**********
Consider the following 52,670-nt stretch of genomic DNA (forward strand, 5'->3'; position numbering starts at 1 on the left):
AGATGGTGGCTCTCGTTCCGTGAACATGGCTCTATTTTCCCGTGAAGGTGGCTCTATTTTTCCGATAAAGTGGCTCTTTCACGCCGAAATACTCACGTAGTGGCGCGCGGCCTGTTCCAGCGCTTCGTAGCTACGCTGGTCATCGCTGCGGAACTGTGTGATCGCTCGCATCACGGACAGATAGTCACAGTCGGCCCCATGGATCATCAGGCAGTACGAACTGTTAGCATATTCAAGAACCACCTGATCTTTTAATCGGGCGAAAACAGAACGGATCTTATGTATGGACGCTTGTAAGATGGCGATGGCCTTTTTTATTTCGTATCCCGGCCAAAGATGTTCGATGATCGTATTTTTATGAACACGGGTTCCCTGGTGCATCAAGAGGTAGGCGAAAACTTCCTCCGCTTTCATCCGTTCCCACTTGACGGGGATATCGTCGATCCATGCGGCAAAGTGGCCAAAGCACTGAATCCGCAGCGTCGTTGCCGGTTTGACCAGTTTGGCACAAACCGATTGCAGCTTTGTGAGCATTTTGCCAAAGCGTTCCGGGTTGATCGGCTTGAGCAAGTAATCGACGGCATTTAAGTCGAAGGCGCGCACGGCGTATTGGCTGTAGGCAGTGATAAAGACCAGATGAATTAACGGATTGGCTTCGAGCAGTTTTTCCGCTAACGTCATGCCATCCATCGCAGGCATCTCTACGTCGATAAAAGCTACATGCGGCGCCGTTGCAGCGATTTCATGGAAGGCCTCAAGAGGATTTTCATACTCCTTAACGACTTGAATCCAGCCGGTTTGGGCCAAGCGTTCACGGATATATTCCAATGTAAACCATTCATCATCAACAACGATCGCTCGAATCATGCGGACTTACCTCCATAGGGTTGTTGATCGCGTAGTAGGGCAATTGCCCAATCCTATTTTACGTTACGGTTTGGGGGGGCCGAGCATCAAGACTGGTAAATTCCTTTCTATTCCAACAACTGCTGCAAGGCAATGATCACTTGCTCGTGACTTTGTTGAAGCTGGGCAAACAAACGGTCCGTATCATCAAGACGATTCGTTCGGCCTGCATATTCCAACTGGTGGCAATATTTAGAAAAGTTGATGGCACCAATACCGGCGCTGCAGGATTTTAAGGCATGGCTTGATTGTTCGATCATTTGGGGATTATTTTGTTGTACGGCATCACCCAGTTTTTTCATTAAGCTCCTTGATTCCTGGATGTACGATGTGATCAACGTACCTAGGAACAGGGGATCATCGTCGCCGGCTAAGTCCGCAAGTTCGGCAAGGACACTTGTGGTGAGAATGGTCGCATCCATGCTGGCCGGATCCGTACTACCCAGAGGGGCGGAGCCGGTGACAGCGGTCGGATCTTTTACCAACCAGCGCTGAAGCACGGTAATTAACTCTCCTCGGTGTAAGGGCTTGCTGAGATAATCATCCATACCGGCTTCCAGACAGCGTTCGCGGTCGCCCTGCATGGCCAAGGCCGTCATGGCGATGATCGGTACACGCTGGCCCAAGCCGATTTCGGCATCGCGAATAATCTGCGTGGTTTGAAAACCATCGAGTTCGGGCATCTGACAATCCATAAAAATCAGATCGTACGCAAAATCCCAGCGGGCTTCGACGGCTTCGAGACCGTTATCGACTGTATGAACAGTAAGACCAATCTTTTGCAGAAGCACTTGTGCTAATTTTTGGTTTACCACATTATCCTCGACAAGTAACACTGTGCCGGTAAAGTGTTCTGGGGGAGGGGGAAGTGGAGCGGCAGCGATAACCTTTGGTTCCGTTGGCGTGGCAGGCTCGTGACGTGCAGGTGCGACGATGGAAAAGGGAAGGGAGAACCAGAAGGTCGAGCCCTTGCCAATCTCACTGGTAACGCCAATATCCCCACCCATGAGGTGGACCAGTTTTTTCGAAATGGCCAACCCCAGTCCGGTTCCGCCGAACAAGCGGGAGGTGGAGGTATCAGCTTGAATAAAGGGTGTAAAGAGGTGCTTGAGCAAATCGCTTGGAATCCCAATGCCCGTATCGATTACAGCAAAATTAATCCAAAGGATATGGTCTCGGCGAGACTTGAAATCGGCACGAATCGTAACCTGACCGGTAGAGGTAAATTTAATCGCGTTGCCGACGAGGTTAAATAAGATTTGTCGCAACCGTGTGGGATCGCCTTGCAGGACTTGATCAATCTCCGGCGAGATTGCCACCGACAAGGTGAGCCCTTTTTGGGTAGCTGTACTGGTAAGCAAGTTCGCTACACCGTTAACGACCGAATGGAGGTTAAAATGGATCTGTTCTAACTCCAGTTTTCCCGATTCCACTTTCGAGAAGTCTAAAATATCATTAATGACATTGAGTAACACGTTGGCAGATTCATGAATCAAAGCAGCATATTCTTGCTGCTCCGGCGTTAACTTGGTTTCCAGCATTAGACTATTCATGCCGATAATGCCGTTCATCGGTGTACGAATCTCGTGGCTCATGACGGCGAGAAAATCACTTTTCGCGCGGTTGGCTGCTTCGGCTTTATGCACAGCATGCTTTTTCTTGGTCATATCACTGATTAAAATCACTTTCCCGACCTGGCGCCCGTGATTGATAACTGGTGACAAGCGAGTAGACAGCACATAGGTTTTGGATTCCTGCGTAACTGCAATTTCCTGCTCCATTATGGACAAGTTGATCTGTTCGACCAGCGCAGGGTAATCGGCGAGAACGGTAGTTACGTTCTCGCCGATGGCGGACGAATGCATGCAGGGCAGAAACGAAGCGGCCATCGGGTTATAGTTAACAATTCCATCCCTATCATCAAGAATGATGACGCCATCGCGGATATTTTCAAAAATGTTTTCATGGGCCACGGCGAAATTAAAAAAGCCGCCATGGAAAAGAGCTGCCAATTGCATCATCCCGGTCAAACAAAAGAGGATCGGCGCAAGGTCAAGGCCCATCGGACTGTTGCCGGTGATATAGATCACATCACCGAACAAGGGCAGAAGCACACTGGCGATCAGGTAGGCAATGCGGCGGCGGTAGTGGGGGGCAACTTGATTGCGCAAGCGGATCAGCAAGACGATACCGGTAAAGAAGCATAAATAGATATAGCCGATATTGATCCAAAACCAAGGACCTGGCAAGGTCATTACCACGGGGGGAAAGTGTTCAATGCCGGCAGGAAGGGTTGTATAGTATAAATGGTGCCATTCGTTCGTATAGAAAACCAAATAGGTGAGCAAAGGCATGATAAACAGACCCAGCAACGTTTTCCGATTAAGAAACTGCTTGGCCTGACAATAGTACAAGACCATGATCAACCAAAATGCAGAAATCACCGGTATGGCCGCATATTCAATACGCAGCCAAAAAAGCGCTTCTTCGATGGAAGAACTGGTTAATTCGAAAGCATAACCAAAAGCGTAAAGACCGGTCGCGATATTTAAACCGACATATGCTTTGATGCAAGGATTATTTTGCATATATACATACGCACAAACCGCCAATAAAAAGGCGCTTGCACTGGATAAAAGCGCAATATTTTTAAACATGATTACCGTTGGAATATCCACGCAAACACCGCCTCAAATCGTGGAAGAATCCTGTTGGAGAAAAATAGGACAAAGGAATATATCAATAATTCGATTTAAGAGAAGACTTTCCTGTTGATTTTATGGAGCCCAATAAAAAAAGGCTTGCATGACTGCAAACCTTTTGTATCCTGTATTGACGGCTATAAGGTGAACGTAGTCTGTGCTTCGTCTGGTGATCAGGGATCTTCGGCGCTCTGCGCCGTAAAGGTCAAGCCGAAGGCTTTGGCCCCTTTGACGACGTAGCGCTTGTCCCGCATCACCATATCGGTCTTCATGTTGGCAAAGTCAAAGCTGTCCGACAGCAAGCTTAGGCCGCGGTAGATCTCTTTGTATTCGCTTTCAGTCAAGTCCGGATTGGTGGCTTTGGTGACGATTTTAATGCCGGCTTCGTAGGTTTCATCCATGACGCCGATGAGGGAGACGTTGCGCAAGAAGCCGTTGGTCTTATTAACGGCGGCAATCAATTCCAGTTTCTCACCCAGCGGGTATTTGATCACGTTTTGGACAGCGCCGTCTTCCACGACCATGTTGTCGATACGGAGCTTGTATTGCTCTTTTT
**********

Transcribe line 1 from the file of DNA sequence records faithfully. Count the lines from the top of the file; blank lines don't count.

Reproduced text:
Consider the following 52,670-nt stretch of genomic DNA (forward strand, 5'->3'; position numbering starts at 1 on the left):